CAS: private parking tickets ‘can be challenged in court’
Drivers who are charged unfairly by private car parks have grounds for legal challenge - according to a new legal opinion obtained by Citizens Advice Scotland (CAS).
CAS has been campaigning on the issue since last year, when its “It’s Not Fine” campaign found that many Scots are being charged large sums of money for very short over-stays.
It also found that private car parks often don’t have clear signage setting out their fees, and that many firms were using aggressive and misleading tactics when pursuing debts.
The consumer campaigners commissioned Mark Lindsay QC to give his opinion on the position in Scots law on private parking charges.
Since CAS started the campaign it has seen substantial increases in the number of Scots seeking advice on the issue:
The number of people coming into a Scottish CAB with a private parking issue has increased by 45 per cent in the last year.
On its self-help website, the number of people seeking advice on the issue was 4,000 in February 2013, but had risen to 25,000 in March 2015.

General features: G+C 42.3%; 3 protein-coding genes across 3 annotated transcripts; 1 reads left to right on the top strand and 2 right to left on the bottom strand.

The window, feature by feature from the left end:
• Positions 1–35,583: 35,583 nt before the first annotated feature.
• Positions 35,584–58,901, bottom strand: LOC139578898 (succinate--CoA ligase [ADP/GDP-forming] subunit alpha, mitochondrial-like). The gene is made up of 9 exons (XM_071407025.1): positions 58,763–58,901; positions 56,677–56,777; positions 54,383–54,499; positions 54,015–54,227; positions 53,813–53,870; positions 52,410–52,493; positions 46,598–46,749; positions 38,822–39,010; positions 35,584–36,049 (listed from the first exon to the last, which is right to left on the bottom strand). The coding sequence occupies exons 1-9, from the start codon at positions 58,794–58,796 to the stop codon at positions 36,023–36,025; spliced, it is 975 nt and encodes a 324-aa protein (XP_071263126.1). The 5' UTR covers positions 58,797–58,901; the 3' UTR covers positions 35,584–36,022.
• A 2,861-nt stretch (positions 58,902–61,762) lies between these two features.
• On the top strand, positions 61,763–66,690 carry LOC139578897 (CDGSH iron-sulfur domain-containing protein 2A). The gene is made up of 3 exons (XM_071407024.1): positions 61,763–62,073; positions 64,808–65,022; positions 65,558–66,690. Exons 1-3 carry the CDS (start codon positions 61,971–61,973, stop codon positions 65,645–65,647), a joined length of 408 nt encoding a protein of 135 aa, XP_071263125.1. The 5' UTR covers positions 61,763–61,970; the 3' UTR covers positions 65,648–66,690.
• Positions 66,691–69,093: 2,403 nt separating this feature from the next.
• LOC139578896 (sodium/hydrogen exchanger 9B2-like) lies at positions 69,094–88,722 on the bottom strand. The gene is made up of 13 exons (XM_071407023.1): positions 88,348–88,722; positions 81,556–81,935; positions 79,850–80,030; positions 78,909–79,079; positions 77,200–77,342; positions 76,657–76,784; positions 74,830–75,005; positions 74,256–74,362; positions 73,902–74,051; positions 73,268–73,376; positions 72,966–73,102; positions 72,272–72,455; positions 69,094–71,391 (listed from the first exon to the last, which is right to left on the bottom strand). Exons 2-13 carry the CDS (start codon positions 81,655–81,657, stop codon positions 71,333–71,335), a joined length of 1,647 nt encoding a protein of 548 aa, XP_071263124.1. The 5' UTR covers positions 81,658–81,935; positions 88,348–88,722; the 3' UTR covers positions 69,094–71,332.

The organisation’s consumer helpline took just under 60 calls about the issue in the first quarter of year 2012/13. By the final quarter of year 2014/15 the figure was over 160.
Mr Lindsay has now said that consumers can challenge tickets issued by private car parks.
Publishing that legal opinion today, CAS head of policy Susan McPhee said: “In recent years we have seen a huge increase in the numbers of people seeking advice after being charged unfairly by private car parks. It is one of the most common consumer issues that we see.
“Last year we launched a major campaign to highlight the issues and to urge people to fight unfair charges.
“However the problem was that the legal situation has ways been unclear in Scotland, because it has never been defined. So that’s why we commissioned a formal legal opinion.
“Now for the first time ever in Scotland, we have that legal opinion.
“And it states clearly that people can challenge private parking fees on two specific grounds: the size of the charge and whether the charges were adequately displayed in the car park.
“This is an important milestone in the campaign for fairer parking charges in Scotland. Legally, consumers now have a clear guide to how they can get redress for unfair treatment, and car parking firms know exactly what they are required to do in managing their business fairly and legally.”